How much do you know about China’s online social gaming industry? I’m sure the name “Happy Farm” will have more than a few heads nodding.
In a nutshell, the heart of this type of gaming lies in interacting and playing with people you know, and who belong to your online social network. They are usually hosted not on a third party website, but on social networking sites (SNS).
Globally, online social gaming has been around for several years and in China, this concept holds an enormous amount of untapped potential. Today, social gaming does not conjure up the image of a teenage boy playing WoW at a local internet café til the wee morning hours. Instead, these games appeal to everyone – from China’s youth to moms (as seen in our Digital Moms research) to corporate white collar workers.
They have emerged as a convenient activity for netizens of all walks of life, providing a sense of release, relaxation and fun. Its immense popularity in China can be attributed to the mixing of China’s relationship-oriented society with their love of the online world. Gamers take breaks to tend to their crops on Chinese developer 5 Minutes’ Happy Farm, or steal their friend’s car parking space on Kaixin001′s Qiang Chewei.
RenRen’s new approach
Looking at this trend more closely, we can see the weight social networking sites are placing upon social gaming and how it has become an integral part of their business model. This new RenRen TVC is most telling – take a look:
(Click here to be taken directly to the Youku site if the above is inaccessible)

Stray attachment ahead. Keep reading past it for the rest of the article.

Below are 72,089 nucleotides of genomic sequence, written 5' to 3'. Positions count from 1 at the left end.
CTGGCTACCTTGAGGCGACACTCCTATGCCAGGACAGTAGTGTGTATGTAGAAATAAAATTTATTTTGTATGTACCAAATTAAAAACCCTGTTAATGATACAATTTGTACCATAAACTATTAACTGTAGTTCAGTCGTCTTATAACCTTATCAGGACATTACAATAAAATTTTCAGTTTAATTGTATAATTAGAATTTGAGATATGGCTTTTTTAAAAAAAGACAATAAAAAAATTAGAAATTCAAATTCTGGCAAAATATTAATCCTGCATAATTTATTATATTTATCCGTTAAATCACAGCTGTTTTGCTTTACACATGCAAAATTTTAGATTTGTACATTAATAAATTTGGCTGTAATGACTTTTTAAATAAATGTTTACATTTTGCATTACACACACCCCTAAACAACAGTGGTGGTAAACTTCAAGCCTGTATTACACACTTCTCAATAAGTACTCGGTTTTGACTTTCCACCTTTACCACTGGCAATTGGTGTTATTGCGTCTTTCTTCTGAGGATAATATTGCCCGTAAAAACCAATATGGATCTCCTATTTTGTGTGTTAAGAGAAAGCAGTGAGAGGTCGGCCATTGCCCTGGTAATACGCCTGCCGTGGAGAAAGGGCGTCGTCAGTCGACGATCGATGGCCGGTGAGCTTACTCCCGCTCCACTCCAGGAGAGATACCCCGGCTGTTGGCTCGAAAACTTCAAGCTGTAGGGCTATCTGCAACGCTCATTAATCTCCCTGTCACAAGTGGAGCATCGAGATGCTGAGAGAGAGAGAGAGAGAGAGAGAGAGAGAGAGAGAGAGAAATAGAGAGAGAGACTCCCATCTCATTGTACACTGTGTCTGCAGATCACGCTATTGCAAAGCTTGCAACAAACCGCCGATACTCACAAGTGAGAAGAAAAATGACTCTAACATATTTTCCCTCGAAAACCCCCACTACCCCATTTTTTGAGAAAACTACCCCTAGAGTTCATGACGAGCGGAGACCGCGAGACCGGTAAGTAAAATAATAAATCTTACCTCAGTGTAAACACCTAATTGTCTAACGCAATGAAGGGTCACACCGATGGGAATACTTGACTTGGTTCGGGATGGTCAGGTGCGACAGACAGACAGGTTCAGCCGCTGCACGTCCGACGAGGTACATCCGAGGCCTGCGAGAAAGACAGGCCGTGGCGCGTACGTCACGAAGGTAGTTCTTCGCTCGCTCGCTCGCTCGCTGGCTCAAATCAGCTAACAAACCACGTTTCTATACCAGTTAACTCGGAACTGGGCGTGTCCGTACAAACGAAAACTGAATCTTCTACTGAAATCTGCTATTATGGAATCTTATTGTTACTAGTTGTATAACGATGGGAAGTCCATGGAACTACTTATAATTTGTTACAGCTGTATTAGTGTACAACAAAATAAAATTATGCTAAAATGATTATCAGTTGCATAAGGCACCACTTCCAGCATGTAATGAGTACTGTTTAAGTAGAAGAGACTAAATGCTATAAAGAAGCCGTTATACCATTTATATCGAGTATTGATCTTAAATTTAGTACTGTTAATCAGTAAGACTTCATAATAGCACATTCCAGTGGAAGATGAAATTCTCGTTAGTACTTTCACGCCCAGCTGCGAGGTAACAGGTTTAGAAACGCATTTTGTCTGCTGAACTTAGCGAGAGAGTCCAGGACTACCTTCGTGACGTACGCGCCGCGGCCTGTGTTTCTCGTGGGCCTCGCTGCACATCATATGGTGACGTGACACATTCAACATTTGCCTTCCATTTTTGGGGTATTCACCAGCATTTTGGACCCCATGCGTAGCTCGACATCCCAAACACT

RenRen appears to have shifted their marketing focus from last year’s theme of ‘real-life stories of people using RenRen to connect’, to placing their messaging squarely in social gaming. As you can see from the TVC, the animated vegetables, animals and furniture may look familiar to you – they are references to China’s leading social games.
The future of social gaming
Expect great growth. Social networking companies are slowly beginning to open their sites to 3rd party programmers (instead of designing games in-house, as was the norm with many major social networking sites such as Kaixin001 and Qzone). This model is already available on RenRen, which has seen a proliferation of external developers bringing in highly popular and innovative games and in turn, higher traffic to the site. It is also allowing Western developers, like Zynga, a powerful market in their international expansion plans. Zynga will be launching their first internationally localized game, Zynga Texas Poker, in Chinese to the Greater China market this year.
In China, Happy Farm has an estimated 23 million active users per day. Social games boast a superior distribution model across a variety of platforms – mobile social gaming being a hot one.
Chinese social gamers are becoming increasingly discerning about game quality, and as the variety, social components and innovation improve, it is a certainly that this industry will continue experiencing unprecedented popularity.
What this means to you as marketers
Social networking is the top activity netizens engage in, and it’s not only the starting point of their daily online journey, but a constant throughout the day. One source stated that many sites are now reporting that SNS are sending them more traffic than traditional search engines. The next few years will see a convergence between social gaming and mobile gaming – especially in China, where almost 40% of the 755 million mobile subscribers use mobile internet.
The potential for brands to reach consumers through these platforms are enormous, given the right partnerships and integrations. Virtual goods, often linked to social gaming, are a prime opportunity as well. It is estimated that the sale of online virtual goods in China amounts to USD$5 billion. Click here for the reasons why this works in China.
Disney’s recent acquisition of social gaming company Playdom (for USD$763 million) shows how seriously companies are taking social gaming and with the international love-fest for them – especially in the most populous nation in the world – it’s a safe bet that this trend is here to stay.